“AWP and our entire industry attempted to ramp up production, but most companies were unable to do so due to a lack of labor. Some of our contractors closed their doors or dramatically scaled back their business as they were unable to find employees to fill the available jobs.
“Rising interest rates put a damper on housing in the latter half of 2022 and the outlook for 2023 is not good.
“I have heard it said many times that higher costs don’t really affect businesses and that they simply pass that additional cost along to their customer. It does not work that way in our industry…If the price for our lumber becomes too high, customers will simply look for a cheaper alternative or a replacement product.”
Ashley Bachman, mom of three and local restaurant owner, testified that her business is suffering as inflation squeezes her customers while her employees are asking to work more to cover ever-rising costs:
“Unfortunately, after COVID we have been hit with another crisis. The crisis of rising costs of everything. This has proven to be a much tougher task than what we dealt with during the COVID regulations.
“We have had to change our menu prices countless times just to make sure that we don’t go out of business. We still are not charging enough for our menu items because we are afraid that we will price ourselves out of business…We have taken a hit in business so far, these past two quarters, having less customers coming in.
“Our kitchen cooking equipment runs off propane…During some months, the cost of propane has more than doubled the price that it was in the corresponding months of 2020. The rise in price in all other energy costs has caused our lease payment to be increased from $2000 to $4500 a month in only 5 years’ time. Our little restaurant has been bleeding money due to all the increased costs and I don’t know how much longer we’ll be able to continue with the prices the way they are…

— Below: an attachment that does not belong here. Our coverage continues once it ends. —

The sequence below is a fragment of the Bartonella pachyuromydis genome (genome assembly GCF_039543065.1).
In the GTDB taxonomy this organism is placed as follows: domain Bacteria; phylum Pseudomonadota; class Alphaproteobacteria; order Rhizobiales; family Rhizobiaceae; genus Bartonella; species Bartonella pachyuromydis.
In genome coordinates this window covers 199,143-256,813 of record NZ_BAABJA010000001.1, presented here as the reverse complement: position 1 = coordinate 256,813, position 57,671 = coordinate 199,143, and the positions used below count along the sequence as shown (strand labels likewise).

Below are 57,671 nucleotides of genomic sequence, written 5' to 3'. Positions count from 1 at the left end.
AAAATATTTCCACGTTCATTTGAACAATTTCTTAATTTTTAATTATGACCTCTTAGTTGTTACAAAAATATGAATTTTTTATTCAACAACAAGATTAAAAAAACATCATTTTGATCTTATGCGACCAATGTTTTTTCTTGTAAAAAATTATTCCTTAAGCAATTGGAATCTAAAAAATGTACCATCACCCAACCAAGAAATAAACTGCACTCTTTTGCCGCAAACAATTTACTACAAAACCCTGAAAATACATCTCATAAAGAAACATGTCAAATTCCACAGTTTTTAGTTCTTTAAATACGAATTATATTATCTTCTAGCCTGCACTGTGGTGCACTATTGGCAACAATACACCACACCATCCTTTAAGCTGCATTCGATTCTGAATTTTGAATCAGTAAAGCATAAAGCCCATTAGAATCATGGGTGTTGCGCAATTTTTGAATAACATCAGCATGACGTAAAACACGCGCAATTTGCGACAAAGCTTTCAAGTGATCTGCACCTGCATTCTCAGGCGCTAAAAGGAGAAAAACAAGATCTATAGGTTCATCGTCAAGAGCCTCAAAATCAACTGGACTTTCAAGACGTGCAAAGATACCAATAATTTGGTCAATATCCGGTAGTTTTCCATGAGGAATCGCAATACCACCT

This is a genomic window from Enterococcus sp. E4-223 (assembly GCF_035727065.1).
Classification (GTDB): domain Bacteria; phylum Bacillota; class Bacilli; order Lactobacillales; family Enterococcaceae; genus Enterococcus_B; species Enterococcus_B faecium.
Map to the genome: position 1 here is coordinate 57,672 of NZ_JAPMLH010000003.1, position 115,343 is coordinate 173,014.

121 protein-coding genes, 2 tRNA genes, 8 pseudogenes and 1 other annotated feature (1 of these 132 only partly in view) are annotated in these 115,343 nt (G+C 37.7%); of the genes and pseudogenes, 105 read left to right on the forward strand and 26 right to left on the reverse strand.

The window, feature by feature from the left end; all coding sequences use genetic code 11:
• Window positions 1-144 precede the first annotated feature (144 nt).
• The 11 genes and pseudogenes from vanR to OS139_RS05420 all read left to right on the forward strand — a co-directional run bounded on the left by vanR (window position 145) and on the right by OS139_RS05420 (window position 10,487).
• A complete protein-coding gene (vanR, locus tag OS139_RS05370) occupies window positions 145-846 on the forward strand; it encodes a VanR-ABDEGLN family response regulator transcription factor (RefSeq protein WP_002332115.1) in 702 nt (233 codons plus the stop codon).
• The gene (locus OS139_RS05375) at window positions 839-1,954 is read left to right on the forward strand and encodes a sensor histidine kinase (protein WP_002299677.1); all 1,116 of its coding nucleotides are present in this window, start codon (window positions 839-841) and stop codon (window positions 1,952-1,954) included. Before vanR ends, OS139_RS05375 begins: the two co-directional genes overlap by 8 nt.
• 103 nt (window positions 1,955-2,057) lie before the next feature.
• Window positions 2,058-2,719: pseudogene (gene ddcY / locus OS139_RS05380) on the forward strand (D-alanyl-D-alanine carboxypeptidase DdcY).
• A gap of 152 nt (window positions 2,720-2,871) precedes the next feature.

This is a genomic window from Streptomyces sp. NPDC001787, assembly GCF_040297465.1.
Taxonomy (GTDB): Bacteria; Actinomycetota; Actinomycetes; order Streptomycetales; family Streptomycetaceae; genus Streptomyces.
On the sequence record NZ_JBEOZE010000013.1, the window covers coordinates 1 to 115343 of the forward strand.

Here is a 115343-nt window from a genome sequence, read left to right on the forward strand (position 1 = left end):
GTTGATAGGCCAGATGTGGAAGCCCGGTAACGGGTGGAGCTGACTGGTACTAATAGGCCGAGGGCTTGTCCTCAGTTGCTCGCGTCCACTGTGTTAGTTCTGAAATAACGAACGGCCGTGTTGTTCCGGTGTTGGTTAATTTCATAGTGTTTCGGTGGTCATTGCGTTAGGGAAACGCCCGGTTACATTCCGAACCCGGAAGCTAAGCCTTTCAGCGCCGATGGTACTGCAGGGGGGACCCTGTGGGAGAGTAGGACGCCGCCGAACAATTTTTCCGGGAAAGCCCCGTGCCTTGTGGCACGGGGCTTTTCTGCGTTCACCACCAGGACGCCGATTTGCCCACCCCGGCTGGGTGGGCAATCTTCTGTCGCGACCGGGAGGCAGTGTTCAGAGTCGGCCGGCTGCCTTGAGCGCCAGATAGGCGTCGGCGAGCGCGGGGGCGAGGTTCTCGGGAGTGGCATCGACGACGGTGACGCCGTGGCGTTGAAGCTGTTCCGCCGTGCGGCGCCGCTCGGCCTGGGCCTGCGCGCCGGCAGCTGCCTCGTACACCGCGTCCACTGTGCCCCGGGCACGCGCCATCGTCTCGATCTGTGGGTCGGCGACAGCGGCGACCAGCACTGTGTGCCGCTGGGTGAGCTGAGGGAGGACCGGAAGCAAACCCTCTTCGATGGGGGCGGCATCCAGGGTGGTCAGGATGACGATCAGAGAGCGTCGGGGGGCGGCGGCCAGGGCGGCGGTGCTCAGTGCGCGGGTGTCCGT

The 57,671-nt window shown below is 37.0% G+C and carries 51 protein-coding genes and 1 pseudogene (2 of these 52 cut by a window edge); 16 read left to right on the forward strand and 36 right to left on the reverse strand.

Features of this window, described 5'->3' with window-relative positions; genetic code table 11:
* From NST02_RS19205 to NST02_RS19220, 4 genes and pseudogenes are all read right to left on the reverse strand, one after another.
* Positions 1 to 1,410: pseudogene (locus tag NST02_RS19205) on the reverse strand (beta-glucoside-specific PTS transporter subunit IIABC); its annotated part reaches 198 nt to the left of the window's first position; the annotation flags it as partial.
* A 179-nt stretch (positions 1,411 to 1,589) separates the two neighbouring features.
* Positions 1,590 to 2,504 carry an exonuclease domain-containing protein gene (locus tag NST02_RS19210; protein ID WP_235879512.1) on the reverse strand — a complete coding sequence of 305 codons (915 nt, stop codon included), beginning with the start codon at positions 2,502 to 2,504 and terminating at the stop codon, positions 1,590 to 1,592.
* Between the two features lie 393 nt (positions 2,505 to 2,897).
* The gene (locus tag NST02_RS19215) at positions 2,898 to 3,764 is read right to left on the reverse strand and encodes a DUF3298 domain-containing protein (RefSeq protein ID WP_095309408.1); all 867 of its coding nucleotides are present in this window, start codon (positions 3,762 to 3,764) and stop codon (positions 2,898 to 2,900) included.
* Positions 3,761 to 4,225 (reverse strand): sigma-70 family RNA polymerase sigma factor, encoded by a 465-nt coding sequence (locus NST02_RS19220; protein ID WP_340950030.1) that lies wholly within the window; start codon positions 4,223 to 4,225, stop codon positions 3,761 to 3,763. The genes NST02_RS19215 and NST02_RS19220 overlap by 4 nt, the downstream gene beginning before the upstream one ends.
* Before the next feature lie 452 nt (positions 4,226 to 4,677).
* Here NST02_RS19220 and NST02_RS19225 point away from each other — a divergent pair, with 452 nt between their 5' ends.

“Around the same time that stimulus checks were going out and the added unemployment benefit money is when the worker shortage started to happen.”
Wylie McDade, a Navy veteran and co-owner of a local distillery that opened in 2021, talked about the difficulty of starting and running in a business in Biden’s economy:
“Much has changed in the past two years. Due to factory closures, glass shortages have been and continue to be a scourge on the industry. Input costs on grain have risen sharply…Lead times are up at least by a factor of two to ten. Ordering minimums have doubled and tripled…supply chain logistics remain painful to say the least.
“Despite input cost increases, we are reluctant to raise prices and have not done so…However, it comes at great cost – growth. Our workforce should consist of seven to ten in order to work the distillery…yet we do so with five.
“Our community outlook is positive, but this is West Virginia and Mountaineers inherently know how to do more with less.
“We need lower and more consistent fuel prices…we need more choice in energy…We need to strengthen national manufacturing…”
Jamie Ward, West Virginia native, a 30-year coal industry worker, and currently a plant manager, testified about how overregulation from Washington has helped shut down coal plants, lay off coal workers, and destroy communities that rely on coal mining:
“I saw the coal industry decline further to the point where I was forced to leave West Virginia to find work in the industry in Alabama for a time. I watched the small towns of my home state fall on incredibly hard times all because of anti-coal policies that were being pushed in Washington, D.C. by people who had never even been to the place where I grew up.
“I remember a time when someone could not drive more than three or four miles without seeing a coal mine, where you’d be able to find work. Now, I have employees coming from many miles away just to keep a job.”